Company Training and Education
Clause 9.2: Company-sponsored Training and Education, and Medical Technology Demonstrations
We would like to arrange a visiting surgeon program. The program would involve surgeons visiting a surgeon who has experience with our company’s technology to view the use of the technology in procedures. Which section of the Code would apply to such a program?
Clause 9.2 of the Code applies to company-sponsored medical technology demonstrations. Under this clause, the company can pay for reasonable travel, modest lodging and modest hospitality costs for the healthcare professionals attending the demonstration.
Can a company pay the host surgeon who is being visited under such a program?
Companies can engage a host surgeon as a consultant. Clause 9.4 allows reasonable compensation to be paid for consulting services.
A Queensland healthcare professional will be holidaying in Singapore and has heard about a Company sponsored training workshop in Shanghai in the same week. She has asked if she can register for the workshop as there isn’t an equivalent workshop in Brisbane. Can the company fund the HCP to the workshop under the Code?
The company can invite the HCP to attend a company sponsored training workshop if a legitimate need for the HCP to receive the training exists. A Company can pay reasonable travel costs. It would not be reasonable to fund the HCP's trip from Australia to China given that they will already be in Singapore for personal reasons. It is reasonable to arrange modest travel and accommodation so that the HCP can travel from Singapore to Shanghai return for the training workshop.
If we hold company training adjacent in time and location to a conference, can we fund healthcare professionals to attend the training or could this be considered indirectly funding the HCPs to the conference?
Companies can fund a HCP to attend genuine company sponsored training and education as long as no part of that funding can be construed as an educational grant to an individual HCP to attend an adjacent third party conference. HCPs must only attend the company sponsored training, unless they are self-funded to the conference.
While the Code allows for a company to arrange reasonable transport to and from company-sponsored training, scheduling return travel for the attending HCP after the conclusion of the third party conference is in effect providing a direct grant to the HCP to attend the conference. Transport should only be provided in direct association with company training. The prohibition on making a direct grant to an HCP to attend a third party conference applies regardless of whether it is at no additional ‘real’ cost to the company.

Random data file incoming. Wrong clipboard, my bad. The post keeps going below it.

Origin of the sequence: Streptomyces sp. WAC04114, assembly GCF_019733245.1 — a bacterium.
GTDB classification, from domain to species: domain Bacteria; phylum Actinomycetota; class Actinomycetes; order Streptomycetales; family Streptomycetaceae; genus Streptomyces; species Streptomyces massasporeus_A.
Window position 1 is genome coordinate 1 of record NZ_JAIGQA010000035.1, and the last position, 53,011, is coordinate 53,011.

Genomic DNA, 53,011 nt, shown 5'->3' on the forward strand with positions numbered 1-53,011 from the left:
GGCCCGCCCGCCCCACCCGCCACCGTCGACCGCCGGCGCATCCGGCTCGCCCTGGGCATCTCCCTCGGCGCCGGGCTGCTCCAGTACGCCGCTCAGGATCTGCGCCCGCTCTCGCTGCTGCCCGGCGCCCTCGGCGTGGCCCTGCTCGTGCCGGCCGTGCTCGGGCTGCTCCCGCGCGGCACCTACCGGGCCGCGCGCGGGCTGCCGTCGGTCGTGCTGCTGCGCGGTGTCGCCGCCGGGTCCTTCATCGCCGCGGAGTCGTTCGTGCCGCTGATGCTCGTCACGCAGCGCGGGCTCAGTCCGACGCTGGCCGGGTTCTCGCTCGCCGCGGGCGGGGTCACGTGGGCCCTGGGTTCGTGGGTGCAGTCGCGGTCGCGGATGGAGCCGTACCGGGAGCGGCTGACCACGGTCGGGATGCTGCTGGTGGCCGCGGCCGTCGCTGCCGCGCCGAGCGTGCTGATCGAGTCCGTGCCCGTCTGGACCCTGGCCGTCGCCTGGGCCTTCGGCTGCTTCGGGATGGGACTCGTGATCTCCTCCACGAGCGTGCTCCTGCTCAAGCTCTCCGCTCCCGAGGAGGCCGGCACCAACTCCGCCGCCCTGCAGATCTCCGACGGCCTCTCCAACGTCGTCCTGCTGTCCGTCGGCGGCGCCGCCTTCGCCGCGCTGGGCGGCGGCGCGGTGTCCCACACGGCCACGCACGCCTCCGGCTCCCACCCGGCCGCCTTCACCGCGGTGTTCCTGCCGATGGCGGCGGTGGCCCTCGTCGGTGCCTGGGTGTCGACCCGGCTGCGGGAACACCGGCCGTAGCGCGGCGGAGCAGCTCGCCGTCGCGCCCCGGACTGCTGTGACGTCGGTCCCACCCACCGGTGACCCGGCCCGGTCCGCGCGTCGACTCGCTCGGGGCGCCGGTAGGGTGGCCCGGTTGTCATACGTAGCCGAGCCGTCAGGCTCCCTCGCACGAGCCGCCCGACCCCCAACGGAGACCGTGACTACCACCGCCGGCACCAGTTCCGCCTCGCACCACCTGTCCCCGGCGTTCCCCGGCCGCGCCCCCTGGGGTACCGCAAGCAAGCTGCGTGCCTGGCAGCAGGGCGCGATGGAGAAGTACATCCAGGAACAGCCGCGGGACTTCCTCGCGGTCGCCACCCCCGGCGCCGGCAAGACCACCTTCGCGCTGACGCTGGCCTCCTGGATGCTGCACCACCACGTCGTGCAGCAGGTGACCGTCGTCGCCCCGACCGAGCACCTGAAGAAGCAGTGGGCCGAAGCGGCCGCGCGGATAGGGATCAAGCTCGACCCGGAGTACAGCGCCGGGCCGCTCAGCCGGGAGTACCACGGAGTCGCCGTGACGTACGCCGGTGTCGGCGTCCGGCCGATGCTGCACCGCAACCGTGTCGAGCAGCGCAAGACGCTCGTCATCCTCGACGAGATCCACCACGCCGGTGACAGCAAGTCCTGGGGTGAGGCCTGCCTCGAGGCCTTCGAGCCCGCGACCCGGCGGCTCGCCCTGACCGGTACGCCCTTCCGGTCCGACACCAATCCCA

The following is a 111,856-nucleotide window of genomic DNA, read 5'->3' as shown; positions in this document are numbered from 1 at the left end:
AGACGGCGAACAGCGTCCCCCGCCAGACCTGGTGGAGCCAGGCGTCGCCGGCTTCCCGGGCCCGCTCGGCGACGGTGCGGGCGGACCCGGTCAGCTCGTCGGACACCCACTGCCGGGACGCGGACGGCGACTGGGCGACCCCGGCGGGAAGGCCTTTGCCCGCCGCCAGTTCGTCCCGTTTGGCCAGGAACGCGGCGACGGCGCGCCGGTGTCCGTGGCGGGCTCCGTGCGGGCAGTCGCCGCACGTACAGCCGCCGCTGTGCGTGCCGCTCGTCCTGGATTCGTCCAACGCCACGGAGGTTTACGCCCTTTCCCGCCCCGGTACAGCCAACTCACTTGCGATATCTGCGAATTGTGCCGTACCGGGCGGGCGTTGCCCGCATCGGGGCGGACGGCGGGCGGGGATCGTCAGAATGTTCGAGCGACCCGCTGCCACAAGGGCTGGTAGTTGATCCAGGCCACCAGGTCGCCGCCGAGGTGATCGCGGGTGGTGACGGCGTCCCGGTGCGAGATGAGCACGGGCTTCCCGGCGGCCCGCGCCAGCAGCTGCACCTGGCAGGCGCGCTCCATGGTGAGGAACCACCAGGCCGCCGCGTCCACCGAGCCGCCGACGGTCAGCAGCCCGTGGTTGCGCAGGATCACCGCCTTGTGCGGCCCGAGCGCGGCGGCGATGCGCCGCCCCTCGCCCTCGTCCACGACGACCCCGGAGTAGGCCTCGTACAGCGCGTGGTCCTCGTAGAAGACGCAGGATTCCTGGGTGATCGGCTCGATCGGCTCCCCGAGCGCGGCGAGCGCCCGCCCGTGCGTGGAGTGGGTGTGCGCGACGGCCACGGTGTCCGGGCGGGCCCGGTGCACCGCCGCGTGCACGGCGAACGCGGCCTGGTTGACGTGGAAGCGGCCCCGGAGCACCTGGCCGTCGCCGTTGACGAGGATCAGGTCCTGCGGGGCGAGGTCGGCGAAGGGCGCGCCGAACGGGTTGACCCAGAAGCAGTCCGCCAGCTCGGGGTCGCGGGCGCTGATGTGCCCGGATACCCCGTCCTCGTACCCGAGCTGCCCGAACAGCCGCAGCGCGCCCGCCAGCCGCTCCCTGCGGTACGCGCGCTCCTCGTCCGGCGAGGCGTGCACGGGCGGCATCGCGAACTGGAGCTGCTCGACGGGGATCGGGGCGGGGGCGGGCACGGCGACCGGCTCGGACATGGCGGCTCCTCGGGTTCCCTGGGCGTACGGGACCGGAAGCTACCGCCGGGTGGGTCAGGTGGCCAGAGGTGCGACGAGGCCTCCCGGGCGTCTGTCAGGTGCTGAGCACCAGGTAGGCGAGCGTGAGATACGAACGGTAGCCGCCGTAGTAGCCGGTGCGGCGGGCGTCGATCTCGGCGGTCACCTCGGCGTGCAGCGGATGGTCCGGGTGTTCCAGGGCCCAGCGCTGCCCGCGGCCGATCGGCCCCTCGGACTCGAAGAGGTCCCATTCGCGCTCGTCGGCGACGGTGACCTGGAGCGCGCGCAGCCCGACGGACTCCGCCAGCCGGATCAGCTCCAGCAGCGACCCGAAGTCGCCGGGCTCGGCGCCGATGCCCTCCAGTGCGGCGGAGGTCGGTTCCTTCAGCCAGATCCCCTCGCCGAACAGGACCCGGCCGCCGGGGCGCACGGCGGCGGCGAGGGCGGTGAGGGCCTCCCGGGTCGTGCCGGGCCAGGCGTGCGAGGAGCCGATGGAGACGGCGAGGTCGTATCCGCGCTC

Can we offer training and education on issues that are not in relation to medical technologies, such as supply chain management to hospitals?
The Code permits companies to provide training and education, which is defined as the provision of educational material, product specification material, lectures and training sessions to HCPs in relation to medical technologies. Training and education which does not relate to medical technologies may be construed as a gift or benefit in breach of the Code.
In relation to supply chain management, general training on supply chain management is too broad unless the training is closely related to your company’s medical technologies.
Are ski resorts and tropical islands out of bounds for company training and education sessions for healthcare professionals?
The Code requires that company sponsored training and education is conducted in a clinical, educational, conference or other setting that is conducive to the effective transmission of knowledge and is not selected because of its leisure or recreational facilities. The geographic location selected should not become the main attraction of the event. It should be centrally located with regard the place of origin of the invited participants.
The choice of venue must also uphold professional and public standards of ethics and good taste. Holding company training at a well known tourist destination may well attract negative public perception and complaints, regardless of the specific venue chosen for company training. This risk is heightened if the training will be held during a well known tourist season at the location, such as ski season. Companies may find it useful to consider both the venue and surrounding town/region when deciding whether the training and education will meet the Code’s requirement of being held in a setting that is conducive to learning and is not renowned primarily as a holiday destination.
Is there a list of approved venues for company-sponsored training and education?
No. Clause 9.2(a) provides that when companies are selecting venues for company-sponsored education and training, they should consider the following factors:
- Whether the venue is a clinical, educational, conference or other setting that is conducive to learning, and not selected because of its leisure or recreational facilities
- Whether the choice of venue can withstand professional and public standards of ethics and good taste.
Community perceptions are relevant because one of the aims of the Code is to enhance the industry’s reputation.
Can we conduct company-sponsored training and education at a resort or top category restaurant if all other venues are booked out?
It is not acceptable to book a venue that is not consistent with the Code on the basis that all other venues were booked out. Companies need to plan and book early enough to avoid placing themselves in such a situation.